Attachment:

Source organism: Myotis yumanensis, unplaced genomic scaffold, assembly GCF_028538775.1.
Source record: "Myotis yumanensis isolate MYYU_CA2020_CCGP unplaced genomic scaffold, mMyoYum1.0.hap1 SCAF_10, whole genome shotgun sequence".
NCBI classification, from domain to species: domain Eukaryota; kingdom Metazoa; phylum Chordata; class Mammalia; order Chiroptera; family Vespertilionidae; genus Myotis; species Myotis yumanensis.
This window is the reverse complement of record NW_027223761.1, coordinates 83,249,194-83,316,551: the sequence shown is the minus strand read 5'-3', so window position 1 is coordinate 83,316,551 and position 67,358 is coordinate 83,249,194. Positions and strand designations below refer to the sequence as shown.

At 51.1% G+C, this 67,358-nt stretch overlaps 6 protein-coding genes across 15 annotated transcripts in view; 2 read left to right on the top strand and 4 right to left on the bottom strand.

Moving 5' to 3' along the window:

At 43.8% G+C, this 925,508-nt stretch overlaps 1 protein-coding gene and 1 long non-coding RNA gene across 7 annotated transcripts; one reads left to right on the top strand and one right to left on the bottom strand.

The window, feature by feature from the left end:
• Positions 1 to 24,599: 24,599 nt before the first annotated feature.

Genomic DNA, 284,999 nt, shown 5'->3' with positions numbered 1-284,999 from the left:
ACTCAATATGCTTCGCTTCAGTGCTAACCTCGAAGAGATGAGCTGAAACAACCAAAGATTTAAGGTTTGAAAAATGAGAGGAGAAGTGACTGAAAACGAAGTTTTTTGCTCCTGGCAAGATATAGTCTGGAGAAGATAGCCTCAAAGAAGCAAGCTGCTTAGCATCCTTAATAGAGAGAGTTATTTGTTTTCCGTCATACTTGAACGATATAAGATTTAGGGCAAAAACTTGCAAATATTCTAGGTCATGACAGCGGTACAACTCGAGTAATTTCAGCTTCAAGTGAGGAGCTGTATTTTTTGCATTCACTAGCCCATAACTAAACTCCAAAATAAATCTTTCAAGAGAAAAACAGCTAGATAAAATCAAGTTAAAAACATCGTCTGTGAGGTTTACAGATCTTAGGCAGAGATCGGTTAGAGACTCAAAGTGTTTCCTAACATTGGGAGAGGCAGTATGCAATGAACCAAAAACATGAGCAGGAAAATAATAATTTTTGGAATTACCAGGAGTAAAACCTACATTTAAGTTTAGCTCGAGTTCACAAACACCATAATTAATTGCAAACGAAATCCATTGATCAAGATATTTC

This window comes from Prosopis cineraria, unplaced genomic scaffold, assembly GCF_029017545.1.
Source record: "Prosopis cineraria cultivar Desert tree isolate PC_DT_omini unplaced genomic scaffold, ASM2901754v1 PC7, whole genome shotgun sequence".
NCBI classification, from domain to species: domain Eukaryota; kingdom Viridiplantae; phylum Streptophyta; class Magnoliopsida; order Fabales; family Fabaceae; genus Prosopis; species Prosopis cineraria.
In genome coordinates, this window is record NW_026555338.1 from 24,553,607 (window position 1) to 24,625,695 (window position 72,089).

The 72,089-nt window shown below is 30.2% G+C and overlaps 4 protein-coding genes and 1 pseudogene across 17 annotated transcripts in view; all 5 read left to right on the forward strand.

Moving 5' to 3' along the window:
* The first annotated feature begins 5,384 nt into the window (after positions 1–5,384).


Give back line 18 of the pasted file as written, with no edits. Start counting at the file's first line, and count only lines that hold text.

* The first annotated feature begins 5,384 nt into the window (after positions 1–5,384).